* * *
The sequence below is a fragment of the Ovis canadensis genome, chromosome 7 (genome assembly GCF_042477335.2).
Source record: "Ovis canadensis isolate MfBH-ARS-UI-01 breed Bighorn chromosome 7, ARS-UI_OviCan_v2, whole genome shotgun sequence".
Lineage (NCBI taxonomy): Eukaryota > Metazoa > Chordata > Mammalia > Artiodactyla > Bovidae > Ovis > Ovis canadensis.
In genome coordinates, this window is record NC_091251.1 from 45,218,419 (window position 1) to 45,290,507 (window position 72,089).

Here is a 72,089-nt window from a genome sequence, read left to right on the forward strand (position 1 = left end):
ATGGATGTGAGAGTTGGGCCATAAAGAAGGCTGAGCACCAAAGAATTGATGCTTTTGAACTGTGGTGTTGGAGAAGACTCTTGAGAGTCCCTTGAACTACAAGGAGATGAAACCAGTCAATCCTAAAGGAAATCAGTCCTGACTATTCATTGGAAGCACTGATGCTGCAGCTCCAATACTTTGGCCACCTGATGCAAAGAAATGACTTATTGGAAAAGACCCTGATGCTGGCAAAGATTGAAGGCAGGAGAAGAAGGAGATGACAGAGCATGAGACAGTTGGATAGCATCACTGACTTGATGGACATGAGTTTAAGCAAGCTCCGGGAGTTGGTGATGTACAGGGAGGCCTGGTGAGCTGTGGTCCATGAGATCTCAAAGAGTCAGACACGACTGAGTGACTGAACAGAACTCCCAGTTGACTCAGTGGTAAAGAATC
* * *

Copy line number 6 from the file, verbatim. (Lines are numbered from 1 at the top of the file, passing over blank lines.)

ATGGATGTGAGAGTTGGGCCATAAAGAAGGCTGAGCACCAAAGAATTGATGCTTTTGAACTGTGGTGTTGGAGAAGACTCTTGAGAGTCCCTTGAACTACAAGGAGATGAAACCAGTCAATCCTAAAGGAAATCAGTCCTGACTATTCATTGGAAGCACTGATGCTGCAGCTCCAATACTTTGGCCACCTGATGCAAAGAAATGACTTATTGGAAAAGACCCTGATGCTGGCAAAGATTGAAGGCAGGAGAAGAAGGAGATGACAGAGCATGAGACAGTTGGATAGCATCACTGACTTGATGGACATGAGTTTAAGCAAGCTCCGGGAGTTGGTGATGTACAGGGAGGCCTGGTGAGCTGTGGTCCATGAGATCTCAAAGAGTCAGACACGACTGAGTGACTGAACAGAACTCCCAGTTGACTCAGTGGTAAAGAATC